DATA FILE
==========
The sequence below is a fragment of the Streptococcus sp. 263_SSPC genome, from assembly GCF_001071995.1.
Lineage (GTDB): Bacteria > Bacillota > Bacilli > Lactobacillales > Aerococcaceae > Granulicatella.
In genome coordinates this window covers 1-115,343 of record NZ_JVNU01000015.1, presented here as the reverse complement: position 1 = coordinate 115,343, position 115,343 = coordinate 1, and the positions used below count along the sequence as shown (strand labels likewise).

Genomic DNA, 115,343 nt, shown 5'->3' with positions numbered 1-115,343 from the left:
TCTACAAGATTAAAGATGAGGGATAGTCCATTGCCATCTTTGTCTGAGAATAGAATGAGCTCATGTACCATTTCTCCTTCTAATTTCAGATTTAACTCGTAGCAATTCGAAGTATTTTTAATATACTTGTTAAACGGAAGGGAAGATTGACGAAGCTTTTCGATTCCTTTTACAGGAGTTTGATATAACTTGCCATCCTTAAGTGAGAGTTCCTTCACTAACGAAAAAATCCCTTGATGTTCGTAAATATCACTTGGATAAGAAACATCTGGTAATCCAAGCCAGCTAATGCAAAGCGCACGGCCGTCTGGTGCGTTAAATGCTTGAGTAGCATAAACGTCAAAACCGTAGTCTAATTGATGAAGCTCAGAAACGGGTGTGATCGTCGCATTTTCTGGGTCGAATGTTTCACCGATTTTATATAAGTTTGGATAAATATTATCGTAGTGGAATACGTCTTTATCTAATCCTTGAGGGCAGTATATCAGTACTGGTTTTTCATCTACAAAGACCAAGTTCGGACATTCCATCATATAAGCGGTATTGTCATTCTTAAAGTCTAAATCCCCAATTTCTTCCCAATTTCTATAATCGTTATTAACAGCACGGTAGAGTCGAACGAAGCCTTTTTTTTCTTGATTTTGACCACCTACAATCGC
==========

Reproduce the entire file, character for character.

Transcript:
The sequence below is a fragment of the Streptococcus sp. 263_SSPC genome, from assembly GCF_001071995.1.
Lineage (GTDB): Bacteria > Bacillota > Bacilli > Lactobacillales > Aerococcaceae > Granulicatella.
In genome coordinates this window covers 1-115,343 of record NZ_JVNU01000015.1, presented here as the reverse complement: position 1 = coordinate 115,343, position 115,343 = coordinate 1, and the positions used below count along the sequence as shown (strand labels likewise).

Genomic DNA, 115,343 nt, shown 5'->3' with positions numbered 1-115,343 from the left:
TCTACAAGATTAAAGATGAGGGATAGTCCATTGCCATCTTTGTCTGAGAATAGAATGAGCTCATGTACCATTTCTCCTTCTAATTTCAGATTTAACTCGTAGCAATTCGAAGTATTTTTAATATACTTGTTAAACGGAAGGGAAGATTGACGAAGCTTTTCGATTCCTTTTACAGGAGTTTGATATAACTTGCCATCCTTAAGTGAGAGTTCCTTCACTAACGAAAAAATCCCTTGATGTTCGTAAATATCACTTGGATAAGAAACATCTGGTAATCCAAGCCAGCTAATGCAAAGCGCACGGCCGTCTGGTGCGTTAAATGCTTGAGTAGCATAAACGTCAAAACCGTAGTCTAATTGATGAAGCTCAGAAACGGGTGTGATCGTCGCATTTTCTGGGTCGAATGTTTCACCGATTTTATATAAGTTTGGATAAATATTATCGTAGTGGAATACGTCTTTATCTAATCCTTGAGGGCAGTATATCAGTACTGGTTTTTCATCTACAAAGACCAAGTTCGGACATTCCATCATATAAGCGGTATTGTCATTCTTAAAGTCTAAATCCCCAATTTCTTCCCAATTTCTATAATCGTTATTAACAGCACGGTAGAGTCGAACGAAGCCTTTTTTTTCTTGATTTTGACCACCTACAATCGC